The Unbelievably Bad Usability of a Show

The Hold Steady at The Boulder Fox Theatre 4/10/09

I listen to about 6 hours of music everyday.  I love smaller ‘undiscovered’ bands because of their drive, feel and accessibility.  Every indie music fan drools every time they say “I saw ______ with 40 people in the room.”  Music geek pride, you listened to the music before anyone else did (or they even existed).

This works out well with my conscience, support bands via tour after I stream or sample their music.  They must make money from their tour, right?  All those blogs say that, it must be true.

So, I’m going to become a fan, go to the show, buy a shirt and watch my new friends become the next U2.

Awesome.  Rock and roll.

Major problem though: over the years I have learned to hate shows (I listen to about 1500 hours of music a year, about 18 of it is live).  That is pathetic.

Why do I avoid live music?

As a fan, the usability of a show is horrific.

Let’s go through the steps:

  1. Find out about the show (somehow, not through my allegiance to the band), price being 2-5x the price of a cd or about 1/3 of the ACDI
  2. Pay 1/2 the ticket price in add on fees
  3. Make a guesswork plan to figure out how much the venue is lying on the show time
  4. Call the venue to get more information, no answer, no support
  5. Wait in huge line for willcall tickets
  6. Come to the show, hope to not be too late
  7. Greeted? by a bouncer for ID and ticket
  8. Try to figure out the schedule, which nobody really knows
  9. Did you miss the first band?  Who knows, well, you can buy a drink at least
  10. Buy a drink 2x the price of the bar next door
  11. Try to figure out the opening acts, which is published at a merch table with a line around
  12. Band plays that you don’t know the name of
  13. Short break between band and act you want to see is an hour
  14. No chairs, your feel stick to the floor just fine
  15. Band (name?) plays a set
  16. Set order forever disappears into musictopia, for it isn’t posted anywhere
  17. Wow, this sounds pitch on what their album sounds like
  18. Beer spilled on you by drunk fan
  19. Kicked in head by out of place crowd surfer
  20. Swarm of bad cell phone pictures being taken the whole show (why the venue doesn’t shoot pro shots for fans to use to promote the band / venue is beyond me)
  21. Planned encore
  22. Ends exactly on time!  10:30 on the dot!  They sure know how to keep a schedule
  23. Pushed out by bouncers, fliers for the next show on as cheap as you can get cardstock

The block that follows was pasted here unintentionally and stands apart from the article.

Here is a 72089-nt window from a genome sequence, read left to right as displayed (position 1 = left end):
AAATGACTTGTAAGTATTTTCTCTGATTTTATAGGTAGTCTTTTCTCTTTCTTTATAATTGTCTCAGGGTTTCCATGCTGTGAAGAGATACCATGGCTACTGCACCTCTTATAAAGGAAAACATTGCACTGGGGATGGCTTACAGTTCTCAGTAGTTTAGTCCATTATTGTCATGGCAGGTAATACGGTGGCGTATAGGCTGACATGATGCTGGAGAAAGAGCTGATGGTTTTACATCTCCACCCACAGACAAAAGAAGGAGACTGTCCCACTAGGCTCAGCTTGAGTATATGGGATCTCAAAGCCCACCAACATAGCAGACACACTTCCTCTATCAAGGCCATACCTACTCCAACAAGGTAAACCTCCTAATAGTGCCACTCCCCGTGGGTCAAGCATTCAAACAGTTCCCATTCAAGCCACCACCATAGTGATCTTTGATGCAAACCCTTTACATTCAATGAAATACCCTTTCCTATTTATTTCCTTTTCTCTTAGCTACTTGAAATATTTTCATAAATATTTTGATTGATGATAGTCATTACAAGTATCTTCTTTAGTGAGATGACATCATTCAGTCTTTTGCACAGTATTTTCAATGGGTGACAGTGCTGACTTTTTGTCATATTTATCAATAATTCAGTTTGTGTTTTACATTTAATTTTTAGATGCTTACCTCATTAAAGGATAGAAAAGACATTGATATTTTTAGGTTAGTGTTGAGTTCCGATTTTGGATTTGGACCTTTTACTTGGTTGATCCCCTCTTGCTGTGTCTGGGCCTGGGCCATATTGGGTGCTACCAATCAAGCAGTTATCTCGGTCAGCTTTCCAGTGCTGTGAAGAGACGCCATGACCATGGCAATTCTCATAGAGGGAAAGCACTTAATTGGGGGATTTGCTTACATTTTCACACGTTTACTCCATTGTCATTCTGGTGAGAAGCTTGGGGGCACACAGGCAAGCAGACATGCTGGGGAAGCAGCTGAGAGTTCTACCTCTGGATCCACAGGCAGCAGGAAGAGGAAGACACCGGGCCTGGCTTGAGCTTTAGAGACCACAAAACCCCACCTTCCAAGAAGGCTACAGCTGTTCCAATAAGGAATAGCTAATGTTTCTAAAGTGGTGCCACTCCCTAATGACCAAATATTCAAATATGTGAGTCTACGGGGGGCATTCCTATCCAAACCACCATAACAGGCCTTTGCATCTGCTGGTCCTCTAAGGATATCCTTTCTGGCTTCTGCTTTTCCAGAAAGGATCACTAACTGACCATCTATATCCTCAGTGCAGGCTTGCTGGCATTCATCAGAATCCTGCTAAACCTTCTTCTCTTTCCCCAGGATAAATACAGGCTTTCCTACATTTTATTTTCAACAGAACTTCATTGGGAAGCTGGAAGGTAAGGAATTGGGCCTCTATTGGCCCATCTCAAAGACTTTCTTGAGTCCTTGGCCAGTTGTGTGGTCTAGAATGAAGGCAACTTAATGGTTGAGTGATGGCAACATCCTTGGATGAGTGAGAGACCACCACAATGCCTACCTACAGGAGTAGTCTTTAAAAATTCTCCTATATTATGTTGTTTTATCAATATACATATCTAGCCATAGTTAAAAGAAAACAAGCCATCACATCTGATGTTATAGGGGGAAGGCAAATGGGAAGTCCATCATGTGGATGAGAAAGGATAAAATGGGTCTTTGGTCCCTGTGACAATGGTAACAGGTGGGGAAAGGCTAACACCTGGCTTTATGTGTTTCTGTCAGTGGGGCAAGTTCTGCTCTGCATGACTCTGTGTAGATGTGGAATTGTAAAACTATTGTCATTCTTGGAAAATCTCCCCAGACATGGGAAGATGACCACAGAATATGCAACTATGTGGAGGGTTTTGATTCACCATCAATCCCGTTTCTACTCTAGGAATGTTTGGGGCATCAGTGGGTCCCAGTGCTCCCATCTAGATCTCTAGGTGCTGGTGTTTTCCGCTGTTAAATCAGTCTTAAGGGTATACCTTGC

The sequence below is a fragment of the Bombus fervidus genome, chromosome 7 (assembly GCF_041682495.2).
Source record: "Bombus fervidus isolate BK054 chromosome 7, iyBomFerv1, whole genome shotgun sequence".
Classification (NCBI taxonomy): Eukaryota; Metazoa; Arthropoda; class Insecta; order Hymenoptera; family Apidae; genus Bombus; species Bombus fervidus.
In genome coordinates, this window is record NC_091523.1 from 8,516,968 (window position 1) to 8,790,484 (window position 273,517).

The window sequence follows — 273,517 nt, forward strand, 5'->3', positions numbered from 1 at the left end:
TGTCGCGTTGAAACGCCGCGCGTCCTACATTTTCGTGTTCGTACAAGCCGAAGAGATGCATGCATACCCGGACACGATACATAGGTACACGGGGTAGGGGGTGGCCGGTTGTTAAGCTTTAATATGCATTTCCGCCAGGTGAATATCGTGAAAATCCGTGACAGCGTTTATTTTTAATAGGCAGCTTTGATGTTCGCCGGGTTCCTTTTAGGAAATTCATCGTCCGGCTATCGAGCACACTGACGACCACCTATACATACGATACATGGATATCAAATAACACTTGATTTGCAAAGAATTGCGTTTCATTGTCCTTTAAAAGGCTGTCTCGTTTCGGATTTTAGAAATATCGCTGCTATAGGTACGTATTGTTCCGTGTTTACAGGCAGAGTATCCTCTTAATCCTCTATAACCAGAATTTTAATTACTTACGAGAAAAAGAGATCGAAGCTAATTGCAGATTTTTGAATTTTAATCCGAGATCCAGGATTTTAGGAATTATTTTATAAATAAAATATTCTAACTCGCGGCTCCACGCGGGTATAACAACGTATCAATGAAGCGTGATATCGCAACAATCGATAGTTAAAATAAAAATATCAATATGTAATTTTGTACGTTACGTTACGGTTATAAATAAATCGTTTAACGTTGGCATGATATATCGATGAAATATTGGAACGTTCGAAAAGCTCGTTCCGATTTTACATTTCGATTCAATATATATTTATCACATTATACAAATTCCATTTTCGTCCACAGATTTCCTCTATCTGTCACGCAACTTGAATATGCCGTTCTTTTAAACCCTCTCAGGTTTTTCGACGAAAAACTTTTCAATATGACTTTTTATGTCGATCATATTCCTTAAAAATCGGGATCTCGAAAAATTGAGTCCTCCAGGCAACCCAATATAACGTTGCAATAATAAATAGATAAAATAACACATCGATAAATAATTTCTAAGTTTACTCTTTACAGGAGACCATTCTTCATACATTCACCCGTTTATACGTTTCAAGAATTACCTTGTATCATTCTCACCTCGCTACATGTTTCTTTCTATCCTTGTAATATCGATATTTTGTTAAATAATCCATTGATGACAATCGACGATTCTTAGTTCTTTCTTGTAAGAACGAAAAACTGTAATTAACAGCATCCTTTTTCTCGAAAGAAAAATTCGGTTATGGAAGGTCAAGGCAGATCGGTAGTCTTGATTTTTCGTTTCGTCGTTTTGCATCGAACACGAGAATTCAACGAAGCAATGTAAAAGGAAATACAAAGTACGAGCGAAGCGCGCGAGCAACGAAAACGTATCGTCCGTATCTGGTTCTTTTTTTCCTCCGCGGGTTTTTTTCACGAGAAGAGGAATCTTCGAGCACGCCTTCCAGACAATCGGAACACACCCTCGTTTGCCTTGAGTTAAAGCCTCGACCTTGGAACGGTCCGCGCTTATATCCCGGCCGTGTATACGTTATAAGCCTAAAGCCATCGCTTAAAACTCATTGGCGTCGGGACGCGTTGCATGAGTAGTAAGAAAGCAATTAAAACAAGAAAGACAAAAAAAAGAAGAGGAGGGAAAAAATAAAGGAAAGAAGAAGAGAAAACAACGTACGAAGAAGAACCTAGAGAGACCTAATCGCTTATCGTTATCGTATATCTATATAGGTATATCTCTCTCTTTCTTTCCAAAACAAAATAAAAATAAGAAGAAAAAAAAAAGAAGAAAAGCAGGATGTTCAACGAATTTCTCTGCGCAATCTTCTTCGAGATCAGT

The entire experience, you are not interacting with one person that cares about your experience.   It more feels like a bar holding your ransom than a musician sharing their life passion.

Think about that.

Two friends just went to a show in Denver where the main act played a 30 minute set at 10pm (with doors at 9 with an opening act).  No communication from the venue or band about this.

You bought your ticket and you are a sucker.

Can we interest you in another show?

You know, so the band can make money.

When they come back to town in 12-18 months.

The usability of a show is horrible.  I bet we could fix it though.

hmm…

  • heyrich

    Granted that the usability of live music can indeed suck.

    What would greatness look like? The opposite of some of the stuff you mentioned would be having great communication between the band/venue and fans before, during and after the event.

    Before: Clear communication on agenda and set list. Simplify getting up to speed on all artists (bios, music, video, etc.) Easy, fair ticketing procedures. Venue entry that works more like Southwest and less like American.

    During: Real-time band/set/song info. A sanitary facility with decent prices. Merch sales whose profits go to the band. The goal is to make it easy for the artists to have a real interaction with the fans.

    After: Basically, make it be easy to share that you were part of something cool. Provide pics/video/audio and set lists from to the folks who attended.

    Could you do all that and be profitable? I dunno.

  • smazurov

    Seems like you're blending experience of a big act with love of intimacy. I saw 2 shows within a week,